"With the admittance of 'political responsibility', Michaloliakos is reassuring his hardcore followers that he hasn't abandoned them and isn't going to throw them under the bus just to save himself. He wants to dispel this image of a captain leaving the ship, an image that he's been tarred with in recent months. With this particular statement he has acknowledged what he has so stubbornly denied for two years. He now fully vindicates the united leadership of the organisation," said Psaras.

I asked if he thinks there are still voters who were unaware of the real face of GD: "There haven't been any unsuspecting Golden Dawn votes since the autumn of 2013, when the press dealt extensively with the criminal activity of the organisation," he responded. "I don't expect an immediate shift in voters. But this declaration of 'political responsibility' will have long-term consequences, both in terms of the judicial investigation of Golden Dawn and the political support behind their nazi project," Psaras concluded.

I then contacted Associate Philosophy Professor of Law and Theory of Institutions at the University Athens Aristides Hatzis to ask if he expects Golden Dawn to lose votes because of Michaloliakos' recent comments.

"I don't see how it will affect Golden Dawn's voters, because I don't think they have any doubt about what the party is. This isn't 2012, when they first entered the Greek parliament. Everyone knows that they are a neo-Nazi party, we all very aware of their views and what they have done," he replied. "I don't think it will cost them much in political capital – it looks like they will be emerging even stronger in the upcoming elections. They're playing the card of being the only genuine anti-memorandum and anti-establishment party, as well as taking advantage of the situation with refugees and immigrants. There are no unsuspecting Golden Dawn supporters now. Nobody has an excuse."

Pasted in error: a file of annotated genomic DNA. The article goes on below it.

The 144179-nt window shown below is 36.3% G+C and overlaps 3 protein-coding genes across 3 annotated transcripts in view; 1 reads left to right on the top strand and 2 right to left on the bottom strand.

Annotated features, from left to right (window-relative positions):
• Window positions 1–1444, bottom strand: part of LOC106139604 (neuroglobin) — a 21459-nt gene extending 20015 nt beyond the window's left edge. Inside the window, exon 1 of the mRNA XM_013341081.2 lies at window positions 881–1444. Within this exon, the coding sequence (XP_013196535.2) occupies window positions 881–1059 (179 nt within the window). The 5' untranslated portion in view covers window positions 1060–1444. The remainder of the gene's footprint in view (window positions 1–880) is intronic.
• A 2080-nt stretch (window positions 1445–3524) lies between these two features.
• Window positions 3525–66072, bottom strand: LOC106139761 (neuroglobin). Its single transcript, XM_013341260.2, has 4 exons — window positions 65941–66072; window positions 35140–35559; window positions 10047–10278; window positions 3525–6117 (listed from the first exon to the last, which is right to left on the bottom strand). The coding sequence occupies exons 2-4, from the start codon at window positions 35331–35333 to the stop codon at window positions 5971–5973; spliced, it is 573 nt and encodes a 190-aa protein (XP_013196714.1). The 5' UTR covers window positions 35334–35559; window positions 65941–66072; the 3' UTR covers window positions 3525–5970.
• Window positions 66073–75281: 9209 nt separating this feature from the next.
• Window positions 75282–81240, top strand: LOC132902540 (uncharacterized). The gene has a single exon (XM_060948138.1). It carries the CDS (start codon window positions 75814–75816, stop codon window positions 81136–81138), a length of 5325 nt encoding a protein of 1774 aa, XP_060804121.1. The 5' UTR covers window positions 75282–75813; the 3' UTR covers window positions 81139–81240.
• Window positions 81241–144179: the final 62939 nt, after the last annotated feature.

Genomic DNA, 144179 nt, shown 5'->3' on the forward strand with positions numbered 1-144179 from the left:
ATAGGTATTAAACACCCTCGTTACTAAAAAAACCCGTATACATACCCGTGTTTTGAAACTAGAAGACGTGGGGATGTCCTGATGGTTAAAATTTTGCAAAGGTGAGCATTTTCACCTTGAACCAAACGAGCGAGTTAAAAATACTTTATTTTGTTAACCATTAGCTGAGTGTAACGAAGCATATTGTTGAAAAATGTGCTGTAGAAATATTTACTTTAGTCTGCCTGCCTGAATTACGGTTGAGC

As expected, Michaloliakos's troublesome interview forced Golden Dawn to issue a clarifying statement: "In terms of political responsibility for the murder in Keratsini, we accept it. But no criminal liability exists! (...) Is it possible for an entire party to be accused for the act of a follower?" wrote a press release.

The question that remains however is how the "confession" will affect future court proceedings for the political party? Takis Zotos, Thanassis Kampagiannis and Kostas Papadakis Kostas are lawyers who work with the "Jail Golden Dawn" movement. They maintained that "the neo-Nazis' might be making a desperate attempt to convince the public they've changed, but their Führer, Nikos Michaloliakos, just openly accepted political responsibility for organising Pavlos Fyssas's murder. With this, Michaloliakos has accepted the charge of leading a criminal organisation."

When asked whether there should be any new charges brought about after Michaloliakos's statement, Takis Zotos explained: "They are already charged with being a criminal organisation. The difference is that, now, Michaloliakos accepts the charge. This will not benefit them at the polling booths. Ordinary people should be able to see them for what they are."